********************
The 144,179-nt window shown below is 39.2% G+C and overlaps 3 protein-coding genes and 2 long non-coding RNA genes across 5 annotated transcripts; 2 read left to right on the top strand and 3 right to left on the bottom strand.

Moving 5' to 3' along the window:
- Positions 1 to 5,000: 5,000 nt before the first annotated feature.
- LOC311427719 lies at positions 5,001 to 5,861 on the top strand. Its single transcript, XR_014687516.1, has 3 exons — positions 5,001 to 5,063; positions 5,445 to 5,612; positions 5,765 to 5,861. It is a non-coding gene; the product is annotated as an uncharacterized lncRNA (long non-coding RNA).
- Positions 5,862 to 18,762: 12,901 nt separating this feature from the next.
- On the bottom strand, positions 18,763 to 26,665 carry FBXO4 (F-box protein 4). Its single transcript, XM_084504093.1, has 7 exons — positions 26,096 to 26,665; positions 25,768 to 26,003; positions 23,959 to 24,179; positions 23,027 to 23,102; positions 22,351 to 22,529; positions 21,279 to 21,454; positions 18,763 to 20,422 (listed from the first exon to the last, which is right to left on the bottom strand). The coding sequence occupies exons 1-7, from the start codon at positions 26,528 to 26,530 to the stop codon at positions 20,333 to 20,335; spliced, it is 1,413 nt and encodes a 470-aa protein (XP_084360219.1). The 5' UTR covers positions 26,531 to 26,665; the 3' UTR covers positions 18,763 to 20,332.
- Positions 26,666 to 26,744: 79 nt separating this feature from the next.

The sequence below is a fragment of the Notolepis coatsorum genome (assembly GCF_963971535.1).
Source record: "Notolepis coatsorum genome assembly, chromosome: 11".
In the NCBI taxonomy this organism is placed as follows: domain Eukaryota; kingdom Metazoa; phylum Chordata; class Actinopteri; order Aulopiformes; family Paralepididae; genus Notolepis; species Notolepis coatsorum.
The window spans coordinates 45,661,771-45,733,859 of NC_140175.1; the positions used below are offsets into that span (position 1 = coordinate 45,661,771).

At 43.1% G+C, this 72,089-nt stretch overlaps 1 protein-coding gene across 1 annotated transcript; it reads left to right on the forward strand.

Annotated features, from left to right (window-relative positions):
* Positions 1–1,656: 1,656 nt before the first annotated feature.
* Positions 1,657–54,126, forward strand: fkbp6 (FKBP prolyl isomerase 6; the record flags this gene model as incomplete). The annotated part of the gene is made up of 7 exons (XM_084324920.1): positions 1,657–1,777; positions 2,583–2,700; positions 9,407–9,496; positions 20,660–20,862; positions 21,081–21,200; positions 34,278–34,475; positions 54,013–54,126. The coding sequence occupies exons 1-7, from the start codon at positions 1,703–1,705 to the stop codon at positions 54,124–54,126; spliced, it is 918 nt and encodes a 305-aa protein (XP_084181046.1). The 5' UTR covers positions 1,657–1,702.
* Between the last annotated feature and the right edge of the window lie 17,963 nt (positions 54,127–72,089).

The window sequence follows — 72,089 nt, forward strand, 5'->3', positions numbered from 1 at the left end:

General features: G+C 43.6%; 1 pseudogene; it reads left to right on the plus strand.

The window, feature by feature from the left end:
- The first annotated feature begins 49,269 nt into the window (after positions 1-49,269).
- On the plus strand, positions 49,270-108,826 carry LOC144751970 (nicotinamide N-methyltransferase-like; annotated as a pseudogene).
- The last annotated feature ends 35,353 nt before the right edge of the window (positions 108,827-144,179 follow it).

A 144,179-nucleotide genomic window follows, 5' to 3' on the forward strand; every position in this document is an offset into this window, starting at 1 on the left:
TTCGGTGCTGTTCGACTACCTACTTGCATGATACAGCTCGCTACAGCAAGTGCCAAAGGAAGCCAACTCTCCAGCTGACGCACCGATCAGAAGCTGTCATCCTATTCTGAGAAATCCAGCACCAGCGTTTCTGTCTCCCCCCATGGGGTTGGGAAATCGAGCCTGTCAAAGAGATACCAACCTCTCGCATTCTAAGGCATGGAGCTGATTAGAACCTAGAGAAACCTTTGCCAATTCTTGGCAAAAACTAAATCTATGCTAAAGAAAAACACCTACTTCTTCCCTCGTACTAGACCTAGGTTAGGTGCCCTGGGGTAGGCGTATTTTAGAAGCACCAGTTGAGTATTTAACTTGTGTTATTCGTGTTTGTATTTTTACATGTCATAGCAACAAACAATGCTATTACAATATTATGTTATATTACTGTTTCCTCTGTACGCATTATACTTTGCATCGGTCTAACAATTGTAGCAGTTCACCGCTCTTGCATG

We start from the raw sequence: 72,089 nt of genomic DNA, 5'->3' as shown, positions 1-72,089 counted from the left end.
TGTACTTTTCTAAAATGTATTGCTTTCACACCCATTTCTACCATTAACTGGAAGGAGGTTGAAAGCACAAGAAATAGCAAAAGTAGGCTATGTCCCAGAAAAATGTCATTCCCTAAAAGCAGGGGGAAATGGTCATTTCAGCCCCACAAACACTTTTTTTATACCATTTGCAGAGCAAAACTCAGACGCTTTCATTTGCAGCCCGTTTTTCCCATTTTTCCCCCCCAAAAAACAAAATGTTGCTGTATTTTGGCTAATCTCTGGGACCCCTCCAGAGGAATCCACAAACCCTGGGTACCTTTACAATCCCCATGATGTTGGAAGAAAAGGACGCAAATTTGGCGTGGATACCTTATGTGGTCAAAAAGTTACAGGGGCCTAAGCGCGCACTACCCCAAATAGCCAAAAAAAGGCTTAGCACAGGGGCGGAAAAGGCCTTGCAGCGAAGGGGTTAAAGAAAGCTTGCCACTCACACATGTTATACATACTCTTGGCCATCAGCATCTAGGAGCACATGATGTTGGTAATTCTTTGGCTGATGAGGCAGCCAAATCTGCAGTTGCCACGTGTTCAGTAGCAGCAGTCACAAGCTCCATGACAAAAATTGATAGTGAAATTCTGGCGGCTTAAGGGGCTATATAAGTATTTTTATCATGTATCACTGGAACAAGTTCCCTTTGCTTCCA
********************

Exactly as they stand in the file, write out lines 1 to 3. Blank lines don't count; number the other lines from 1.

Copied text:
The 144,179-nt window shown below is 39.2% G+C and overlaps 3 protein-coding genes and 2 long non-coding RNA genes across 5 annotated transcripts; 2 read left to right on the top strand and 3 right to left on the bottom strand.

Moving 5' to 3' along the window:
- Positions 1 to 5,000: 5,000 nt before the first annotated feature.